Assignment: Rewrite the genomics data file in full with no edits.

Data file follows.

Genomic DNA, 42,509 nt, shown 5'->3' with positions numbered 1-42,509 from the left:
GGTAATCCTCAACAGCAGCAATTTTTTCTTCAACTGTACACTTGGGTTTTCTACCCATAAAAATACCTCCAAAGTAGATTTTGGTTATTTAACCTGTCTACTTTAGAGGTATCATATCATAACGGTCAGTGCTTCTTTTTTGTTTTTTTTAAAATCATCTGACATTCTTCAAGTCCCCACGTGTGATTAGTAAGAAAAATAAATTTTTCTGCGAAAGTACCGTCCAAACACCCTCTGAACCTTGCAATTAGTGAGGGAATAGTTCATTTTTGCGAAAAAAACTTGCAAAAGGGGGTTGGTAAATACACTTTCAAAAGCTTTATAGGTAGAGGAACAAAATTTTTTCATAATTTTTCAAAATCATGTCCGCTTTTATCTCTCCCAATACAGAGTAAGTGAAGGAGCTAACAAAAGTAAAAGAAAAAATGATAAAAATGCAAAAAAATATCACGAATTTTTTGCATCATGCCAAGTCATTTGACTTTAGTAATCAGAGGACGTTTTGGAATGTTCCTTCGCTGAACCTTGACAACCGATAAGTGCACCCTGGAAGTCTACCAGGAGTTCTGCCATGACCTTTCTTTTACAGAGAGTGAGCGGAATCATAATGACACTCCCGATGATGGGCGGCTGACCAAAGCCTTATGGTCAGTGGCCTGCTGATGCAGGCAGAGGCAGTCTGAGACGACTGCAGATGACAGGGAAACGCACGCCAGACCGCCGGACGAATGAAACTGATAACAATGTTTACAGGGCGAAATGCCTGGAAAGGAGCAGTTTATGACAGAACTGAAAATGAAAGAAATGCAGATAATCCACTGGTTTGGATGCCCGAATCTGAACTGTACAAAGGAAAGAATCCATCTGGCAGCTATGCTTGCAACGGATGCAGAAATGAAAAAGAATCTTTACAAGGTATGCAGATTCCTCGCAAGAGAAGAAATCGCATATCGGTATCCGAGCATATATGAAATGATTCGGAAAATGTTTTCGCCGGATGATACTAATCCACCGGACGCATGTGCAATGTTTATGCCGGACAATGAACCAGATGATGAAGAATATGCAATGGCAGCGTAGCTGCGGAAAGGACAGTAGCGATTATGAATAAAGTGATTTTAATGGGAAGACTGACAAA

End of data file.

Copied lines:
Genomic DNA, 42,509 nt, shown 5'->3' with positions numbered 1-42,509 from the left:
GGTAATCCTCAACAGCAGCAATTTTTTCTTCAACTGTACACTTGGGTTTTCTACCCATAAAAATACCTCCAAAGTAGATTTTGGTTATTTAACCTGTCTACTTTAGAGGTATCATATCATAACGGTCAGTGCTTCTTTTTTGTTTTTTTTAAAATCATCTGACATTCTTCAAGTCCCCACGTGTGATTAGTAAGAAAAATAAATTTTTCTGCGAAAGTACCGTCCAAACACCCTCTGAACCTTGCAATTAGTGAGGGAATAGTTCATTTTTGCGAAAAAAACTTGCAAAAGGGGGTTGGTAAATACACTTTCAAAAGCTTTATAGGTAGAGGAACAAAATTTTTTCATAATTTTTCAAAATCATGTCCGCTTTTATCTCTCCCAATACAGAGTAAGTGAAGGAGCTAACAAAAGTAAAAGAAAAAATGATAAAAATGCAAAAAAATATCACGAATTTTTTGCATCATGCCAAGTCATTTGACTTTAGTAATCAGAGGACGTTTTGGAATGTTCCTTCGCTGAACCTTGACAACCGATAAGTGCACCCTGGAAGTCTACCAGGAGTTCTGCCATGACCTTTCTTTTACAGAGAGTGAGCGGAATCATAATGACACTCCCGATGATGGGCGGCTGACCAAAGCCTTATGGTCAGTGGCCTGCTGATGCAGGCAGAGGCAGTCTGAGACGACTGCAGATGACAGGGAAACGCACGCCAGACCGCCGGACGAATGAAACTGATAACAATGTTTACAGGGCGAAATGCCTGGAAAGGAGCAGTTTATGACAGAACTGAAAATGAAAGAAATGCAGATAATCCACTGGTTTGGATGCCCGAATCTGAACTGTACAAAGGAAAGAATCCATCTGGCAGCTATGCTTGCAACGGATGCAGAAATGAAAAAGAATCTTTACAAGGTATGCAGATTCCTCGCAAGAGAAGAAATCGCATATCGGTATCCGAGCATATATGAAATGATTCGGAAAATGTTTTCGCCGGATGATACTAATCCACCGGACGCATGTGCAATGTTTATGCCGGACAATGAACCAGATGATGAAGAATATGCAATGGCAGCGTAGCTGCGGAAAGGACAGTAGCGATTATGAATAAAGTGATTTTAATGGGAAGACTGACAAA